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Quino Energy’s water-based organic redox flow batteries are enabled by a number of technological breakthroughs, some of which were first discovered at Harvard University and later licensed by Quino Energy.

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Quinones as a general class of flow battery reactants

Quinones are redox-active molecules that can be easily converted between a reduced hydroquinone form and an oxidized quinone form. Quinones are found in a large number of familiar materials, like Vitamin K1, henna, and a large variety of dyes. Some quinones have high water solubility and high chemical stability, which make them ideal for use as flow battery reactants.

Vitamin K1 phylloquinone
Alizarin 1,2-dihydroxyanthraquinone

Recovery of degraded quinone reactants

Organic molecules such as quinones are cheap and can effectively store electricity, but tend to decompose over time, thereby constraining the useful system lifetime. Careful study of how quinones decompose in flow batteries – via a chemical rather than an electrochemical process – has led to the discovery that the decomposed material can be restored to the original flow battery reactants simply by periodically subjecting the solution of quinone to mild oxidation, either by bubbling air through the battery electrolyte or by simply performing an extra-deep discharge of the flow battery. Unlike lithium-ion batteries, the quinone flow battery is not adversely affected by deep discharge to extremely low states of charge. Other lifetime extension strategies include slightly restricting the depth of discharge of the battery, which has surprising non-linear effects on the overall degradation rate of the quinones.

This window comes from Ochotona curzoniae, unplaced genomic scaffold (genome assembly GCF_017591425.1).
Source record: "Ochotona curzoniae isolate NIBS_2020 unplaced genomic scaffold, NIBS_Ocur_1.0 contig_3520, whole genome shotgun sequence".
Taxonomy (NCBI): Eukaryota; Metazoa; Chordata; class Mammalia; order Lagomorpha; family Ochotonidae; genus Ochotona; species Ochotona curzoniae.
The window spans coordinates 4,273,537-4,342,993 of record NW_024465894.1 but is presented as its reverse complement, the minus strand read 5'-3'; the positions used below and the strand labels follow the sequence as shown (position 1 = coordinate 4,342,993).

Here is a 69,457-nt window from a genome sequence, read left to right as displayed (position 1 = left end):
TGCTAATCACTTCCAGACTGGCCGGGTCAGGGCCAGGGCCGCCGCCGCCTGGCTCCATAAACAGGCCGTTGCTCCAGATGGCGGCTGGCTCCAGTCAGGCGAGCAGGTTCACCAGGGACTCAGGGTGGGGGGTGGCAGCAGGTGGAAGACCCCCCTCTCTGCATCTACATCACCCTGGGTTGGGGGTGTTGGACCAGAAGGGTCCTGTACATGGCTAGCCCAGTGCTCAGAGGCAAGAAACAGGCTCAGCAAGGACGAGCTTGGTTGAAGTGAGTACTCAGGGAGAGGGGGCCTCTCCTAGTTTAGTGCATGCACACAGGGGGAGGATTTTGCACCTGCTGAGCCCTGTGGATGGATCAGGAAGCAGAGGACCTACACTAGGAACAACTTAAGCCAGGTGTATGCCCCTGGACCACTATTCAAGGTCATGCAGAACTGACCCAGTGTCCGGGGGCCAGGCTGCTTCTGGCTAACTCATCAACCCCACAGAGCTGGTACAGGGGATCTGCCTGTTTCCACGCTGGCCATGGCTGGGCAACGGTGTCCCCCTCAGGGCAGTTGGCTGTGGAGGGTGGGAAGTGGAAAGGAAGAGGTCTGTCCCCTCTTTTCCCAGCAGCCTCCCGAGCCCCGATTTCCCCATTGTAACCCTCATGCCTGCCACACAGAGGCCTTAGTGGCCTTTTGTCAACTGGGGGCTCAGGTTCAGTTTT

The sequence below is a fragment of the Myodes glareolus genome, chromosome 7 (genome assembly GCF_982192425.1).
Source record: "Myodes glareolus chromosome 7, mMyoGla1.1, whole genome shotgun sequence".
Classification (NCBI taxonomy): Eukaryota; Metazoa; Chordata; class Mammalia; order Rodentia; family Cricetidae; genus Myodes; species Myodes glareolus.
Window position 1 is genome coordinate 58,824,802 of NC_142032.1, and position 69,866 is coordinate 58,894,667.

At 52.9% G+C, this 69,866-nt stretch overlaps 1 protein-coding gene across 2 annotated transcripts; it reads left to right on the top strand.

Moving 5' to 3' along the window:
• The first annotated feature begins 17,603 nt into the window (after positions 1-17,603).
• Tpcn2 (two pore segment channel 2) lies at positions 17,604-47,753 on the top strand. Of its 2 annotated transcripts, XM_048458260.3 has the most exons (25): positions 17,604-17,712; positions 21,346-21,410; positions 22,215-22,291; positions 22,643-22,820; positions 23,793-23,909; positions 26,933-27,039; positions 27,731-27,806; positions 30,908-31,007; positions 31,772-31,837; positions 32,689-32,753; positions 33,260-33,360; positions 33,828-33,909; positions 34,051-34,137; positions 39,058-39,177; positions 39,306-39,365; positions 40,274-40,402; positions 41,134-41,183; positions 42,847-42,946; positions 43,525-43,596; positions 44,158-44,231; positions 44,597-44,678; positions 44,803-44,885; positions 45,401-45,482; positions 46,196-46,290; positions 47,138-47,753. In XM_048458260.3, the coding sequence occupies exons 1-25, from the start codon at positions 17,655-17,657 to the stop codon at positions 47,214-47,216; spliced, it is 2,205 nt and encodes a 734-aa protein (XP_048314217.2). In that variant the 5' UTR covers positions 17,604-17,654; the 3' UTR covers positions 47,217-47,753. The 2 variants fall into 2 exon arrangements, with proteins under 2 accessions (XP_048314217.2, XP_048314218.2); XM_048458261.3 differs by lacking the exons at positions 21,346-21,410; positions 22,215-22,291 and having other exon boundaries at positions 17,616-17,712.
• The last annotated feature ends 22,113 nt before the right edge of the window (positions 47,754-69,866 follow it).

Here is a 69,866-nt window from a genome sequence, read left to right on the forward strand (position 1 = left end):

Decomposition and electrochemical recomposition of flow battery reactants, exemplified by 2,6-dihydroxyanthraquinone (DHAQ)

Innovative zero-waste production of high-performance quinone reactants

Quino Energy has developed a process that converts quinone raw materials – dyestuff chemicals – directly into high-performance, long lifetime quinones using the flow battery system itself as the production reactor. The new quinone produced using this in situ process does not require downstream purification and can be immediately used as a battery reactant with the same flow battery hardware. The process enables a new chemistry to be ramped up rapidly with minimal capital investment while creating zero chemical waste.

Operating without inert gas protection

Atmospheric oxygen tends to oxidize flow battery negolytes, especially in their charged (reduced) state. This causes flow batteries to become unbalanced and fail, unless the electrolyte reservoirs are protected from oxygen, usually by providing a blanket of inert gas such as nitrogen or argon from an external cylinder. Quino Energy has developed a simple technique for rebalancing redox flow batteries and counteracting the effect of atmospheric oxygen while avoiding any long-term water transport issues. This enables Quino’s flow batteries to be operated without any supplemental supply of inert gas, thereby lowering costs and improving system reliability.